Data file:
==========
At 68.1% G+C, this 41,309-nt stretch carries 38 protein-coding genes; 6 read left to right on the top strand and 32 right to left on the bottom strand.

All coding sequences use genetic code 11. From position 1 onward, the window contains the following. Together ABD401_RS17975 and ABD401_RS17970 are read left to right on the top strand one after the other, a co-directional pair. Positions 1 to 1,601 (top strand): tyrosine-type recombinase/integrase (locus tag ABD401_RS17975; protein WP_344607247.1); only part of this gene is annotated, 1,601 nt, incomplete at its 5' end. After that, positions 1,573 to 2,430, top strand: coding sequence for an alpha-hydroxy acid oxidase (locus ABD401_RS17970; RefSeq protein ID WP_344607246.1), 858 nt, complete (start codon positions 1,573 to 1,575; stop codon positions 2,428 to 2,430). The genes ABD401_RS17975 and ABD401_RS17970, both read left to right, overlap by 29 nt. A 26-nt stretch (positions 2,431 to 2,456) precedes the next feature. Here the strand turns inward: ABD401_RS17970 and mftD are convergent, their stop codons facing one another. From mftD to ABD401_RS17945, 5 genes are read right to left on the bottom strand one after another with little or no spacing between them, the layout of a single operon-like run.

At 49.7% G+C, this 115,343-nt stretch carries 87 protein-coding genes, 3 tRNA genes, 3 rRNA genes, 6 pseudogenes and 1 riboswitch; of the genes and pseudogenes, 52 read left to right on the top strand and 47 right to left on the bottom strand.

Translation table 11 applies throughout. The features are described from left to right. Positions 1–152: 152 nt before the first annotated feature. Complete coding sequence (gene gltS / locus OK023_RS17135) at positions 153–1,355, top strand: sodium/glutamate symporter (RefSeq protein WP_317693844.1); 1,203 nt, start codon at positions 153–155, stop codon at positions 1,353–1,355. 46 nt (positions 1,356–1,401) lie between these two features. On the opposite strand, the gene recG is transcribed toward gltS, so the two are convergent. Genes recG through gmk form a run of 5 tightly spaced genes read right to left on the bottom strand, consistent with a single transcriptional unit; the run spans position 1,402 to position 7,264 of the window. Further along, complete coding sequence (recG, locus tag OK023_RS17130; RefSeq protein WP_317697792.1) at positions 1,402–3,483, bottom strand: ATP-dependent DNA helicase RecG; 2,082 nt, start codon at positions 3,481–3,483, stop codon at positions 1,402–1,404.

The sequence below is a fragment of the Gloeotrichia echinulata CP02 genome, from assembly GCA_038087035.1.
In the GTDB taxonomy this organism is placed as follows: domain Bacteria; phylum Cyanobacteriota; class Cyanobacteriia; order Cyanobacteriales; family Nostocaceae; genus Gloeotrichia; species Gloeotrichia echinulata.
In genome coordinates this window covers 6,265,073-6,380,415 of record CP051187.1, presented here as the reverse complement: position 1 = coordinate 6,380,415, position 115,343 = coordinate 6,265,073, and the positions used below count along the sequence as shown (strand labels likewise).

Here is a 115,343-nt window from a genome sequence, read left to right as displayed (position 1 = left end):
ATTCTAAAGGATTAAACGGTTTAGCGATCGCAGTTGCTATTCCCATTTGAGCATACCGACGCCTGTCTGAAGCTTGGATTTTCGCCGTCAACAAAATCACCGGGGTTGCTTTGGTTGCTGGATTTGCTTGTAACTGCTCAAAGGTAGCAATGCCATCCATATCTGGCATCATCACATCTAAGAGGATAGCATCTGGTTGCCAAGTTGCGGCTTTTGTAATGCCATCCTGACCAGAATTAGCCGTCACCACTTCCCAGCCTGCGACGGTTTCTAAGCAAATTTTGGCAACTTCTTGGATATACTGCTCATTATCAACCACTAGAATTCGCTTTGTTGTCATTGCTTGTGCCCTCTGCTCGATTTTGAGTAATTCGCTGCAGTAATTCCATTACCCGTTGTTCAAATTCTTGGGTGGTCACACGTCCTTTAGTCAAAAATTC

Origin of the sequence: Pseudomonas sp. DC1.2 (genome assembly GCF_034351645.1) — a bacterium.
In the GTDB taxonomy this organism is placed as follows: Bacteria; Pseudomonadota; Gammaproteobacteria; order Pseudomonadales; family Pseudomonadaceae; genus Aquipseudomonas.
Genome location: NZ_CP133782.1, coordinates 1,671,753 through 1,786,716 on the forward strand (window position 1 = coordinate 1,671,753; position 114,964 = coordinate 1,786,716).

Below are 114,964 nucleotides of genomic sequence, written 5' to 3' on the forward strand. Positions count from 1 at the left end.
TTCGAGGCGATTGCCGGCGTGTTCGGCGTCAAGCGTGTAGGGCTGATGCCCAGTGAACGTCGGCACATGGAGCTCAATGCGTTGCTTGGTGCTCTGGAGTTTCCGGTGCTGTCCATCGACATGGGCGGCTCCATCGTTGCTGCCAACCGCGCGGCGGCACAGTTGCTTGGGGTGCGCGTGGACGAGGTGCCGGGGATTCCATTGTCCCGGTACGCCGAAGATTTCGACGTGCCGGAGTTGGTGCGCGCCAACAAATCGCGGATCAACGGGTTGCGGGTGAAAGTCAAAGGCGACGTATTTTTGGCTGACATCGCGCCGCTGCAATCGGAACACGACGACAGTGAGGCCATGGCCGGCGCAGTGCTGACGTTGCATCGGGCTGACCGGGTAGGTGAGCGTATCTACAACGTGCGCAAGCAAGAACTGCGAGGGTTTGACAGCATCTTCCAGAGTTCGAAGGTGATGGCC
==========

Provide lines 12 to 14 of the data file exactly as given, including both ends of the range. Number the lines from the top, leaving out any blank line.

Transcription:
Genome location: NZ_CP133782.1, coordinates 1,671,753 through 1,786,716 on the forward strand (window position 1 = coordinate 1,671,753; position 114,964 = coordinate 1,786,716).

Below are 114,964 nucleotides of genomic sequence, written 5' to 3' on the forward strand. Positions count from 1 at the left end.
TTCGAGGCGATTGCCGGCGTGTTCGGCGTCAAGCGTGTAGGGCTGATGCCCAGTGAACGTCGGCACATGGAGCTCAATGCGTTGCTTGGTGCTCTGGAGTTTCCGGTGCTGTCCATCGACATGGGCGGCTCCATCGTTGCTGCCAACCGCGCGGCGGCACAGTTGCTTGGGGTGCGCGTGGACGAGGTGCCGGGGATTCCATTGTCCCGGTACGCCGAAGATTTCGACGTGCCGGAGTTGGTGCGCGCCAACAAATCGCGGATCAACGGGTTGCGGGTGAAAGTCAAAGGCGACGTATTTTTGGCTGACATCGCGCCGCTGCAATCGGAACACGACGACAGTGAGGCCATGGCCGGCGCAGTGCTGACGTTGCATCGGGCTGACCGGGTAGGTGAGCGTATCTACAACGTGCGCAAGCAAGAACTGCGAGGGTTTGACAGCATCTTCCAGAGTTCGAAGGTGATGGCC